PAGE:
Dear Mrs Henley,
Both my husband and I
were so pleased to
hear your cousins have decided to take our little home for the summer
while we are away visiting my sister in Australia. They will find our
little Bartsetshire village such a pleasant change from the United
States which we understand from what we have seen on the television to
be such a noisy place with all those guns. It will be wonderful for
your cousin to convalesce in peace and quiet after his operation and I
suspect his wife could do with a nice long rest too.
I will leave all the keys with Mr Green at the post office but he is a
little deaf and they may have to shout at him before he understands
they are to be my tenants. The front door key is labelled 'larder' and
they will have to turn it to the left and give it a good kick as it
sticks in damp weather.
They will find all the instructions on feeding the cats behind the blue
vase on the mantelpiece. Tarquin, the larger of our two
never drinks yesterday's milk and I always give him today's and finish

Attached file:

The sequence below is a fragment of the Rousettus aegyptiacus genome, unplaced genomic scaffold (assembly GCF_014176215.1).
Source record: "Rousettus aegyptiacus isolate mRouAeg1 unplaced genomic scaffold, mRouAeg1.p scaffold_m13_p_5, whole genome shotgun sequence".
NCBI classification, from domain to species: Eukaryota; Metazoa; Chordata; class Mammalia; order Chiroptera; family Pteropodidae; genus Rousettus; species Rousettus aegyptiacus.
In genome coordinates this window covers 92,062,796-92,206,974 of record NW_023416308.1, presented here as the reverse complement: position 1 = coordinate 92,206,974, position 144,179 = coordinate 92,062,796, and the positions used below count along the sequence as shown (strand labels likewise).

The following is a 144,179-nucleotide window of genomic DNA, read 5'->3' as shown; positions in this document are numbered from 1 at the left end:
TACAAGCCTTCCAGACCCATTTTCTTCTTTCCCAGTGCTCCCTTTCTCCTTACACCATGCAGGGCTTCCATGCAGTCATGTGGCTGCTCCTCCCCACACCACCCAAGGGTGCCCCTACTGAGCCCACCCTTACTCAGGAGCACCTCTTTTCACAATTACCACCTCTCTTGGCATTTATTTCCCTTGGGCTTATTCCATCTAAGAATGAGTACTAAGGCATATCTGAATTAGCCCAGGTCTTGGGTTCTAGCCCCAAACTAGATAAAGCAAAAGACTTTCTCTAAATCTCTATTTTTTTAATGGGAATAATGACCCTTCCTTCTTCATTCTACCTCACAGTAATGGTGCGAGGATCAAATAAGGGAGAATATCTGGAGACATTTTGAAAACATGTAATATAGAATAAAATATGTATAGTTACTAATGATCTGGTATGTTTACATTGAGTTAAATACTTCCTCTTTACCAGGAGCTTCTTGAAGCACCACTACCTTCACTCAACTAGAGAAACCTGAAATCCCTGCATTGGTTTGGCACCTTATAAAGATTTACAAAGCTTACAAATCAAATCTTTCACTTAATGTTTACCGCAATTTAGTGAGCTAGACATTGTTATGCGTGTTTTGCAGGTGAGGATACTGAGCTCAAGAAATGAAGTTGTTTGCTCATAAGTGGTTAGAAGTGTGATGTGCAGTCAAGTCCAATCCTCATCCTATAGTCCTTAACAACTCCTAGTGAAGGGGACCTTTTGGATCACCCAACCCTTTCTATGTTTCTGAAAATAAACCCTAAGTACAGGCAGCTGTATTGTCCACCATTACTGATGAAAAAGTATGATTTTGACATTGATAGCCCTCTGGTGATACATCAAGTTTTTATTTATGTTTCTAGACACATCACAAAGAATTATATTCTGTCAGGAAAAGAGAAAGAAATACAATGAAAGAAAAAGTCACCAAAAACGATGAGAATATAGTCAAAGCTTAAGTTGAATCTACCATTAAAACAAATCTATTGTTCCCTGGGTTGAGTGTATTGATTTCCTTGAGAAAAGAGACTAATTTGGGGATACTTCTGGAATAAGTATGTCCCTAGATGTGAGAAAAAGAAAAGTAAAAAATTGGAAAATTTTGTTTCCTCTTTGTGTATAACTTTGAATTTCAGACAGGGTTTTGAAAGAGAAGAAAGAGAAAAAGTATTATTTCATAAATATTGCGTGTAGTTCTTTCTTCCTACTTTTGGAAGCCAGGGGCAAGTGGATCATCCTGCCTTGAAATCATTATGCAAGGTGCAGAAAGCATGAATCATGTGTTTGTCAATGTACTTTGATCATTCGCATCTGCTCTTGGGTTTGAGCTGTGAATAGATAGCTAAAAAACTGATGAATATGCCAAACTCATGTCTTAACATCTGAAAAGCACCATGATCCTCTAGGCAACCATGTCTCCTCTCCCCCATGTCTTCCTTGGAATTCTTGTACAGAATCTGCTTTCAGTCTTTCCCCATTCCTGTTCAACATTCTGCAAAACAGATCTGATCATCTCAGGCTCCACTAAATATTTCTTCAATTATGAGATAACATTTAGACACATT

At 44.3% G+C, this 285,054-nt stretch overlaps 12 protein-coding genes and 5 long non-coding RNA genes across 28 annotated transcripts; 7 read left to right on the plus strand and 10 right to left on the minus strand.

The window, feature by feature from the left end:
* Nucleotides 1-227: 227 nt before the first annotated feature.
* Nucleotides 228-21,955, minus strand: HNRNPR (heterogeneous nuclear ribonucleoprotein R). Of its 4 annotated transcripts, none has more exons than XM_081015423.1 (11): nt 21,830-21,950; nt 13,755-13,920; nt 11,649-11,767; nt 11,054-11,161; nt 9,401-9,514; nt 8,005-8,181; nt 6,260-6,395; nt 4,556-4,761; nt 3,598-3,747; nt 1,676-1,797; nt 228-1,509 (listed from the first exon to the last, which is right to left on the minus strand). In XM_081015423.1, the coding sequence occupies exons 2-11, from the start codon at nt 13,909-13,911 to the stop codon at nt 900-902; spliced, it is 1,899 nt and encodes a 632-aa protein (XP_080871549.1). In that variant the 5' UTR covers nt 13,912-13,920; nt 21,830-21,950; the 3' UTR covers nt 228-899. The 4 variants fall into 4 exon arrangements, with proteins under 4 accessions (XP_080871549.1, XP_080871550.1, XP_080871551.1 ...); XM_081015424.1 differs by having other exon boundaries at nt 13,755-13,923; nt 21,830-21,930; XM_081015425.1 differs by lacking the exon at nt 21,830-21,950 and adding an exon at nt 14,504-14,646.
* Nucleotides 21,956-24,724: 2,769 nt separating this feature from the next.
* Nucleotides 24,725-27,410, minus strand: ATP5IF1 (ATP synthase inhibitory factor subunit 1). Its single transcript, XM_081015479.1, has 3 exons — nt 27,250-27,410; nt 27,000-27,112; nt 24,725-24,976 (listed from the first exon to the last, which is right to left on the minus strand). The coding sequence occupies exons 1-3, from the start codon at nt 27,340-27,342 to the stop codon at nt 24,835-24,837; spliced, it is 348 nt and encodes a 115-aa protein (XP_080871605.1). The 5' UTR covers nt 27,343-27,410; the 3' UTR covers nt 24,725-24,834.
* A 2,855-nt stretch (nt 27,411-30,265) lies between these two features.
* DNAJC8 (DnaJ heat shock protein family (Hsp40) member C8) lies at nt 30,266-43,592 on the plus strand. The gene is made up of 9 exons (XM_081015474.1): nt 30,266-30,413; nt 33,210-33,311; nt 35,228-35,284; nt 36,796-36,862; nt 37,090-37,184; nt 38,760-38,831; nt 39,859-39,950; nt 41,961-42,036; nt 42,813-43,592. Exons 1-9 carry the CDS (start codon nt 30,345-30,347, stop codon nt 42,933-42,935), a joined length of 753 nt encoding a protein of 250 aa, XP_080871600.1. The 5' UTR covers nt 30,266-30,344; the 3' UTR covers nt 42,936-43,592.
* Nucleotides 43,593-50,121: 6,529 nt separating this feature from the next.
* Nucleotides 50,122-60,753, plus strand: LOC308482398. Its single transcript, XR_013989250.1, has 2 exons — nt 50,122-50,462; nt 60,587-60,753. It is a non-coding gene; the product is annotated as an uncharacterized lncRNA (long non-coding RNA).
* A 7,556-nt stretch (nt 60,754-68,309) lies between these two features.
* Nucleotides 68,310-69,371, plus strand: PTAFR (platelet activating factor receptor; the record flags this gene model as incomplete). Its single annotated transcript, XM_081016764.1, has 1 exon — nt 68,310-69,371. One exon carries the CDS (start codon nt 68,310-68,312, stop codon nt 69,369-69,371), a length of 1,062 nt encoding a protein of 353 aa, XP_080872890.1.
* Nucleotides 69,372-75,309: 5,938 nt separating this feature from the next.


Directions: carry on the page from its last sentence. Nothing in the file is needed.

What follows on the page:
up yesterday's ourselves. Lucretia may run round and round howling in
that funny way Siamese have when she’s ‘on
it soon passes off when Tarquin ‘performs’. (We
have two reservations for the kittens.)
Tell them not to let Falstaff - that's the old pony - get into the
orchard from the field as apples don't agree with him and he will keep
them awake all night with his awful braying.
The Colonel’s peacocks in the garden at The Hall can be
irritating – that high pitched sound they make - but it is
usually only for a couple of hours in the morning and again in the
evening. Fortunately they won’t hear Mr Jones’s
unless the wind is in the east. The hooting at night is the
owls that have nested this year in the stables – we are so
pleased. They are a protected species now and they do help to
keep down the mice.
Speaking of the stables, it is wise to keep them locked (key behind the
clock in the hall) as the hayloft had become a venue for the village
Romeos and Juliets. They were never very quiet or discreet
their trysts so we had to be firm.
I am so sorry about all the buckets of damp clay in the kitchen and the